Blog by Sumana Harihareswara, Changeset founder
You may be aware that Indians, like so many others,…
Hi, reader. I wrote this in 2008 and it's now more than five years old. So it may be very out of date; the world, and I, have changed a lot since I wrote it! I'm keeping this up for historical archive purposes, but the me of today may 100% disagree with what I said then. I rarely edit posts after publishing them, but if I do, I usually leave a note in italics to mark the edit and the reason. If this post is particularly offensive or breaches someone's privacy, please contact me.
You may be aware that Indians, like so many others, have an expansive sense of hospitality. Admire one of your host's items of property out loud at your own peril; s/he may give you it, or a similar object. In my parents' circle, a visit isn't complete until the guests have taken some colored powder -- turmeric and kumkum -- and anointed their heads.
And of course there's the food thing.
Another Indian-American woman I once met described a meal at an aunty's as like one of the legendary battles at Kurukshetra -- a plate a foot wide and an inch deep, piled with food, and refilled as soon as she made any headway.
My mother and I visited a sort of grandmother a few weeks ago. She insisted that we have a single dosa -- it happened to be lying around, already prepared, she claimed. We laughingly demurred, then cheerfully agreed to split it. She gave us each a dosa, then went into the kitchen, then gave me another dosa while I was eating my first. We cracked up.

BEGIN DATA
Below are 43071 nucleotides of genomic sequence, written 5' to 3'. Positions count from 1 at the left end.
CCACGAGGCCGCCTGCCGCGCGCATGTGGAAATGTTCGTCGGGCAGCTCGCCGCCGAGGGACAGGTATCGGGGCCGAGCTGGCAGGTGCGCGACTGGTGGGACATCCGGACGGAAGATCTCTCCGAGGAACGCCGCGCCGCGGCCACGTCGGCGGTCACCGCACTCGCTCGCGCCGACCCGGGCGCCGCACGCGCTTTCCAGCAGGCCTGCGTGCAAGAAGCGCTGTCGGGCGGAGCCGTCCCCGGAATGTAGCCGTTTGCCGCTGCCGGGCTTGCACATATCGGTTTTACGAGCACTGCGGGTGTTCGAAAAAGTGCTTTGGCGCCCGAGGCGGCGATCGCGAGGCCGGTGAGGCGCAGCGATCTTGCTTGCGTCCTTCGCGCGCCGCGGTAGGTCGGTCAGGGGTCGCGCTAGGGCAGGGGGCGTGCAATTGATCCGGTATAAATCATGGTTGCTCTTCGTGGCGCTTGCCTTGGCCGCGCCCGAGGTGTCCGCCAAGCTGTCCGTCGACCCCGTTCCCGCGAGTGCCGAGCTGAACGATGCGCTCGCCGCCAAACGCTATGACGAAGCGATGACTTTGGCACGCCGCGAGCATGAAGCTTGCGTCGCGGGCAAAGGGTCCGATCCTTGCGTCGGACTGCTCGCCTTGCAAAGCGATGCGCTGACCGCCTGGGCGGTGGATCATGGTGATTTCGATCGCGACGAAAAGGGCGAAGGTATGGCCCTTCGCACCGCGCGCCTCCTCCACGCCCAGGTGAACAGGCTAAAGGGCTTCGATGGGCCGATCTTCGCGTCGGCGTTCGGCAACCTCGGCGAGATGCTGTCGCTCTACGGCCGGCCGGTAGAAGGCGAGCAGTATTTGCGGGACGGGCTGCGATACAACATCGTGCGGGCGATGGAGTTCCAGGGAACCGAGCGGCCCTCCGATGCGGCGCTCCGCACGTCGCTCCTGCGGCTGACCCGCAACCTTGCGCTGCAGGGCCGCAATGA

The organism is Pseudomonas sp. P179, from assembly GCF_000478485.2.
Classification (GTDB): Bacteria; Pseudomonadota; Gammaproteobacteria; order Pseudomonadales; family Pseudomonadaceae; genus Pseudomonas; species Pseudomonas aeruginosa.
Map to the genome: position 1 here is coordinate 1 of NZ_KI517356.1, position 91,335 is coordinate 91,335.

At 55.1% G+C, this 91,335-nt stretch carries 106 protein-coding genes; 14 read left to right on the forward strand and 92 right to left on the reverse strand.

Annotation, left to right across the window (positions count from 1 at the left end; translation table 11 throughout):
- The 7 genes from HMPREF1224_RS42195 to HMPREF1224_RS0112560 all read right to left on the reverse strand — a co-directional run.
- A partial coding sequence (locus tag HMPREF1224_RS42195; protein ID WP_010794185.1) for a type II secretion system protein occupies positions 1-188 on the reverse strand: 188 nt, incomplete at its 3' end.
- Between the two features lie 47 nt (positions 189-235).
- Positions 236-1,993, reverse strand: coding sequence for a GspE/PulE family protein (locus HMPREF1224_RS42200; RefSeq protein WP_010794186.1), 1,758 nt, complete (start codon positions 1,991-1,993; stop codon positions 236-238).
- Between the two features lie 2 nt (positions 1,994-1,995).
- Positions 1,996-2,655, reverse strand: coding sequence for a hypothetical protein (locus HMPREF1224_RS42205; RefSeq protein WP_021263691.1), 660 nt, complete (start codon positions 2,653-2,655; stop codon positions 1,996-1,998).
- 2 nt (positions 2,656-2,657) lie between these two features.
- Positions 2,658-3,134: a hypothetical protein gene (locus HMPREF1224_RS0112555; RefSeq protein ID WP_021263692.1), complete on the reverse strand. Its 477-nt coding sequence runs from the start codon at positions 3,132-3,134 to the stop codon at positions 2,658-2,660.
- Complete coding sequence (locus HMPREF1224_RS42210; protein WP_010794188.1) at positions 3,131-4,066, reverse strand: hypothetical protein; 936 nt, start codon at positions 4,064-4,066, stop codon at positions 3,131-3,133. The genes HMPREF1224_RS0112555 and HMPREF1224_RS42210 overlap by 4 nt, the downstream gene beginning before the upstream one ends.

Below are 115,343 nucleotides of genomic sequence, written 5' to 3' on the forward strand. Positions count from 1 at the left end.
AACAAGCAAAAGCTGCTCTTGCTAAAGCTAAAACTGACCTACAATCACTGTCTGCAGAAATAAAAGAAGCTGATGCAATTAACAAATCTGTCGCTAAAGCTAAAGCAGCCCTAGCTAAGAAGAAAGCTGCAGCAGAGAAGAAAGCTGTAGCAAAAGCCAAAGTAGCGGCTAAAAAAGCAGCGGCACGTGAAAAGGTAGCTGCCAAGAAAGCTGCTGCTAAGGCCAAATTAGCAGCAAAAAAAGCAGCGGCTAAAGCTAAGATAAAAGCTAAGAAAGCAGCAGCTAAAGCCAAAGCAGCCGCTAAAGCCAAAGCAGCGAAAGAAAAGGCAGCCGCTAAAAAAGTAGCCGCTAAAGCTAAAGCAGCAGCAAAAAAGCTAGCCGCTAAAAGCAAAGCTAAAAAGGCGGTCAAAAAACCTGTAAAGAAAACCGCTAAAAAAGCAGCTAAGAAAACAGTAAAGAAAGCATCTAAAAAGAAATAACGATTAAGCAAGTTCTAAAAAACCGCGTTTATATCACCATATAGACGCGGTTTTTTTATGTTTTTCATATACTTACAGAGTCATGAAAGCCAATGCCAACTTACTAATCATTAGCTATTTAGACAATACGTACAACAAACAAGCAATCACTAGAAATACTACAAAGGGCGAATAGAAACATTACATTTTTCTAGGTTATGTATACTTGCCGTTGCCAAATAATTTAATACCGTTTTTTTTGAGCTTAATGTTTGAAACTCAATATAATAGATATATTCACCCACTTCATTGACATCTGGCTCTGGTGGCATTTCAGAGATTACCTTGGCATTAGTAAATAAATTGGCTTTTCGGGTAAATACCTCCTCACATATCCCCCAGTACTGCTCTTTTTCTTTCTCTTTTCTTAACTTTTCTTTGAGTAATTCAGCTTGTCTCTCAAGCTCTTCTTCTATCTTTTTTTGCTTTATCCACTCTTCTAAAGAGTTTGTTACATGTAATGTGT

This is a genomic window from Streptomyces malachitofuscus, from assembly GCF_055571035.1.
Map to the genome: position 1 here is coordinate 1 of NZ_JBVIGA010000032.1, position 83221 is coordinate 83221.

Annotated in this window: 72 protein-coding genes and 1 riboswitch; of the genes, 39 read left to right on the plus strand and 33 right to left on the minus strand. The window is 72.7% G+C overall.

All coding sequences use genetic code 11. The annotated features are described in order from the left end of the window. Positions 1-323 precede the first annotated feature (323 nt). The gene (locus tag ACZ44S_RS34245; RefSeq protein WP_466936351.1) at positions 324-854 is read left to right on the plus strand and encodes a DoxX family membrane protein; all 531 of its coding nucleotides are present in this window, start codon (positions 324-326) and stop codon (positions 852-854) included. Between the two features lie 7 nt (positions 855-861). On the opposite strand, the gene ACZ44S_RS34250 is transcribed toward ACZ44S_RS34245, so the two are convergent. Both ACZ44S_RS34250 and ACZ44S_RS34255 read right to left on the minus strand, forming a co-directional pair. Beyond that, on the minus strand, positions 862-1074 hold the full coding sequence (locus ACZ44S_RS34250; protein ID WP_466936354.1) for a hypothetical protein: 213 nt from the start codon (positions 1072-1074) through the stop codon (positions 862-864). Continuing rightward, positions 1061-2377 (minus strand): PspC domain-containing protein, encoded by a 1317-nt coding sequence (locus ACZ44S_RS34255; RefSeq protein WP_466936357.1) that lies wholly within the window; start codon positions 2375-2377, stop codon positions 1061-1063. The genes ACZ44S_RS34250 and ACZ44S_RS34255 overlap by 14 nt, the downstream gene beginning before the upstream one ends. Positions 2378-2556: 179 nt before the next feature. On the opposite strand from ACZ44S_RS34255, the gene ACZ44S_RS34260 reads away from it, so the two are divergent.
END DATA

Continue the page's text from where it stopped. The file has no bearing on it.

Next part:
When Leonard visited India, I taught him a few Kannada words. Hesaru, name. Santosh, happy. Thoomba, very. Snana, bath. And jasthe, saku, beda: too much, enough, don't want. But it is as though Kannada doesn't even have those words; people go ahead and ladle rice and broth onto your plate as though the sounds you've made have no meaning.
But it's all with a smile, because it's all about demonstrating love and prosperity.
On my recent trip to Mysore, as a visitor from afar, I sometimes visited four or five homes in the course of a day. This led me to decline food even more desperately, in the interest of my own safety. And it led me to grasp some troubling game-theoretic implications of this custom.
If I plan on visiting other hosts the same day, I need to refuse food even if I am hungry, to ensure that I have enough appetite to eat later. Thus, a host who wants to feed me has an interest in keeping me from visiting the next house on my schedule.
Social schedules change often in my parents' India. So I have little confidence in my own knowledge of whether I am visiting more houses later. Since food is available at home but appetite is, in the short run, a nonrenewable resource, the more dangerous scenario is the one where I have eaten my fill and suddenly must confront a new host, an aunty or uncle hungry to feed. Thus, the safer course for me is to always refuse food as vociferously as I can -- again, even if I am hungry.
Sometimes hosts offer tea instead. Don't be fooled! Black Indian tea with milk and sugar will arrive, accompanied by a sweet or salty snack that is barely optional. And jet lag requires carefully titrated doses of caffeine to treat; hundreds of milligrams at unpredictable intervals wouldn't help.
A Russian textbook once advised me that the only sure way to get Russians to stop peer-pressuring booze upon you was to say, "I am an alcoholic." I worry that telling Indians "I am a binge eater" would only result in getting adopted.
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